I was excited to find some perfectly cube-shaped ice cube trays!
Why was I so excited about it? They were exactly what I needed to be able to neatly store away all of my frozen purees!
With perfectly cube-shaped ice cubes, you can line your cubes up in a ziplock bag, and then throw a bunch of different bags together in your freezer drawer.
If you label them well, it is easy to flip through to get to the bag you are looking for. The bags line up perfectly, meaning no wasted space in your freezer!
You can easily flip through and find the bag of frozen fruit or frozen sauce that you need.
What fruits can be frozen in this way?
I’ve tried freezing everything from bananas to avocados and mangos to cherries in this way. They’ve all turned out well. The only reason you wouldn’t want to freeze certain fruits is because many of them will change in texture when frozen.
Here, though, we are using purees that are intended to be eaten as such, or put into a smoothie to be further blended. I have never found a fruit that wasn’t fine when used in this way.
How long does this frozen fruit last in the freezer?
I usually try to use up all of the fruit within a year. That way, when the fruit comes in season again, I can make a new, big batch of frozen fruit cubes for that fruit. That said, I have found slightly older bags of frozen fruit, and have used them without any problems. Because, again, we aren’t having to worry about the texture being off because this is a puree, as long as you keep the fruit consistently frozen, I don’t see why you can’t keep it up to 12-18 months.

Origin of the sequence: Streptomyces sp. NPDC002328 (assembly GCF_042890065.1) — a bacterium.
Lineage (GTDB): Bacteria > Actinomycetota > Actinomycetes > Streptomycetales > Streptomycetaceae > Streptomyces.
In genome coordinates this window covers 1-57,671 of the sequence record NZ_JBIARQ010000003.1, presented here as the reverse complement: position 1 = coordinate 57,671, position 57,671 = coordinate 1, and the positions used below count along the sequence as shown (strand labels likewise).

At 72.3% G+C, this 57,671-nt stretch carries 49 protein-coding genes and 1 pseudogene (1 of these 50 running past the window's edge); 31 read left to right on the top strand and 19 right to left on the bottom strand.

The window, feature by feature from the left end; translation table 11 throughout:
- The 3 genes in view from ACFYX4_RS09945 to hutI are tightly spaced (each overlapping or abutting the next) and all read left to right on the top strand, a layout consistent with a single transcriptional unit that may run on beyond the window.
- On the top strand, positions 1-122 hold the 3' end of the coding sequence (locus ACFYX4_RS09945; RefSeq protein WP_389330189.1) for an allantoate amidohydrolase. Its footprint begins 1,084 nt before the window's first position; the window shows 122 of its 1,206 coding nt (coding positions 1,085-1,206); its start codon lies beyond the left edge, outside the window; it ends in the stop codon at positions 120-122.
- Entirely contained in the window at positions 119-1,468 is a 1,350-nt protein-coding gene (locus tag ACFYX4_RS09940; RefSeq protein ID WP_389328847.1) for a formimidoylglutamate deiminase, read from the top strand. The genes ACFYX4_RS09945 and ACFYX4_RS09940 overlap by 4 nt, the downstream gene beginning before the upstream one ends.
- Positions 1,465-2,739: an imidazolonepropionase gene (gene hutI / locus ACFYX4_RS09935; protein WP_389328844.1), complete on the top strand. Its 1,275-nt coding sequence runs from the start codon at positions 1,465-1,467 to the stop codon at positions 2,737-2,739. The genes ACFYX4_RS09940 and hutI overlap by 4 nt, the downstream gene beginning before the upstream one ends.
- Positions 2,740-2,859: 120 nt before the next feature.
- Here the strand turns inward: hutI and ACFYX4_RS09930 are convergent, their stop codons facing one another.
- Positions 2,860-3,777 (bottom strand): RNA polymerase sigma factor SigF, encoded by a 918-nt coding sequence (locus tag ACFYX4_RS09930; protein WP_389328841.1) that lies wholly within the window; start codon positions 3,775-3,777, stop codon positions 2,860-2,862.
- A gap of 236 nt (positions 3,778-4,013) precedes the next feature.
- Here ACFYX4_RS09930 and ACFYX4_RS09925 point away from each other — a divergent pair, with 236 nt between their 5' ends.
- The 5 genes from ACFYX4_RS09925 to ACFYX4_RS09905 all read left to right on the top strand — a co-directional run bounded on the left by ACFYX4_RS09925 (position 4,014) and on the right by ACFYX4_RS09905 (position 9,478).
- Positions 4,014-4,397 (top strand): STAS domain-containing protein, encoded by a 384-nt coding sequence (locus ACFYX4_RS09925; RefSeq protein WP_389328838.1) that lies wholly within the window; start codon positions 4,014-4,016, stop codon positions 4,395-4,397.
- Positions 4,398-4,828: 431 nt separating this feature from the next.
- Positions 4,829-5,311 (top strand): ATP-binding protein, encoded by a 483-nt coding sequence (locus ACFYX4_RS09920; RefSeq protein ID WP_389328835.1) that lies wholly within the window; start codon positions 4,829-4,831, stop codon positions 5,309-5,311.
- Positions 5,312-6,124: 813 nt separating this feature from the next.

The only possible exception may be citrus fruits. I’ve often read that citrus fruits shouldn’t be frozen for as long as other fruits, but I’m not exactly sure why. I haven’t personally tried freezing citrus fruits for longer than 6 months, so I can’t vouch for the flavor.
Fruit Ice Cubes “Recipe”
A Rainbow of Fruit Ice Cubes
- strawberries and other berries remove stem
- cantaloupe, and other melons remove seeds and rind
- mangoes and avocados remove seed and skin
- figs remove stem
- apples and pears remove, stem, seeds, and peel
- cherries, peaches, and other stone fruits remove stems and pits
- citrus fruits peel and remove seeds
- any other fruits… prepare as needed
- Clean and prepare chosen fruits by removing any seeds and thicker skins. I have listed the fruits shown in the pictures above, along with some other examples, but you can freeze pretty much any fruit you choose.